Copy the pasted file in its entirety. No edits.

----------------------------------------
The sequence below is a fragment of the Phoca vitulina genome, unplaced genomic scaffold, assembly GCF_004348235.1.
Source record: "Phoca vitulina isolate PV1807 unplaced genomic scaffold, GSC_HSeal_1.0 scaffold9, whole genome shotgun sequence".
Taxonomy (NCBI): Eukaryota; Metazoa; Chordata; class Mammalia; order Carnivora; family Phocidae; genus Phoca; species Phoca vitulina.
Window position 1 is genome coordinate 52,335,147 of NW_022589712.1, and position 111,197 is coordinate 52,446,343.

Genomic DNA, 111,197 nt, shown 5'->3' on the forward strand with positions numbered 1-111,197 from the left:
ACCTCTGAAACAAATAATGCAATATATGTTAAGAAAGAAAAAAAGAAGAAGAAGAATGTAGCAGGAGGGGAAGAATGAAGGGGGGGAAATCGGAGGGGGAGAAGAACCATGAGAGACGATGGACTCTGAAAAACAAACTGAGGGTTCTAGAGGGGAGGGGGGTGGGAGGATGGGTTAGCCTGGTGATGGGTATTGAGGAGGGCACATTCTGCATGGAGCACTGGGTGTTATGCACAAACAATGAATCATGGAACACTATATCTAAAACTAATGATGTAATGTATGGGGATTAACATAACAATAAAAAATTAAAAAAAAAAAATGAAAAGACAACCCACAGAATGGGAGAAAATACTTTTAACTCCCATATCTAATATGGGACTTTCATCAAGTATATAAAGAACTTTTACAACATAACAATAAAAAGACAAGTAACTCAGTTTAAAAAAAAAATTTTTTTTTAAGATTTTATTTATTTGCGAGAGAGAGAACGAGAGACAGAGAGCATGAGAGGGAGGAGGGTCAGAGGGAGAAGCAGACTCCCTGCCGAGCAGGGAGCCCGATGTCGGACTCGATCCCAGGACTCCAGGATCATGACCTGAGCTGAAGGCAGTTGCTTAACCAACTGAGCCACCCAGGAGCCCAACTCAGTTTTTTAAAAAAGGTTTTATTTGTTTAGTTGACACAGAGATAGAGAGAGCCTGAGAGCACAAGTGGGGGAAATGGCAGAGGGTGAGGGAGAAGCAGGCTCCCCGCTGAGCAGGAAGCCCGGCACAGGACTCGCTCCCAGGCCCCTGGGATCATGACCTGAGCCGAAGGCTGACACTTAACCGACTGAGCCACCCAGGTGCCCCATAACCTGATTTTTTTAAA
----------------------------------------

The sequence below is a fragment of the Phoca vitulina genome, unplaced genomic scaffold, assembly GCF_004348235.1.
Source record: "Phoca vitulina isolate PV1807 unplaced genomic scaffold, GSC_HSeal_1.0 scaffold9, whole genome shotgun sequence".
Taxonomy (NCBI): Eukaryota; Metazoa; Chordata; class Mammalia; order Carnivora; family Phocidae; genus Phoca; species Phoca vitulina.
Window position 1 is genome coordinate 52,335,147 of NW_022589712.1, and position 111,197 is coordinate 52,446,343.

Genomic DNA, 111,197 nt, shown 5'->3' on the forward strand with positions numbered 1-111,197 from the left:
ACCTCTGAAACAAATAATGCAATATATGTTAAGAAAGAAAAAAAGAAGAAGAAGAATGTAGCAGGAGGGGAAGAATGAAGGGGGGGAAATCGGAGGGGGAGAAGAACCATGAGAGACGATGGACTCTGAAAAACAAACTGAGGGTTCTAGAGGGGAGGGGGGTGGGAGGATGGGTTAGCCTGGTGATGGGTATTGAGGAGGGCACATTCTGCATGGAGCACTGGGTGTTATGCACAAACAATGAATCATGGAACACTATATCTAAAACTAATGATGTAATGTATGGGGATTAACATAACAATAAAAAATTAAAAAAAAAAAATGAAAAGACAACCCACAGAATGGGAGAAAATACTTTTAACTCCCATATCTAATATGGGACTTTCATCAAGTATATAAAGAACTTTTACAACATAACAATAAAAAGACAAGTAACTCAGTTTAAAAAAAAAATTTTTTTTTAAGATTTTATTTATTTGCGAGAGAGAGAACGAGAGACAGAGAGCATGAGAGGGAGGAGGGTCAGAGGGAGAAGCAGACTCCCTGCCGAGCAGGGAGCCCGATGTCGGACTCGATCCCAGGACTCCAGGATCATGACCTGAGCTGAAGGCAGTTGCTTAACCAACTGAGCCACCCAGGAGCCCAACTCAGTTTTTTAAAAAAGGTTTTATTTGTTTAGTTGACACAGAGATAGAGAGAGCCTGAGAGCACAAGTGGGGGAAATGGCAGAGGGTGAGGGAGAAGCAGGCTCCCCGCTGAGCAGGAAGCCCGGCACAGGACTCGCTCCCAGGCCCCTGGGATCATGACCTGAGCCGAAGGCTGACACTTAACCGACTGAGCCACCCAGGTGCCCCATAACCTGATTTTTTTAAA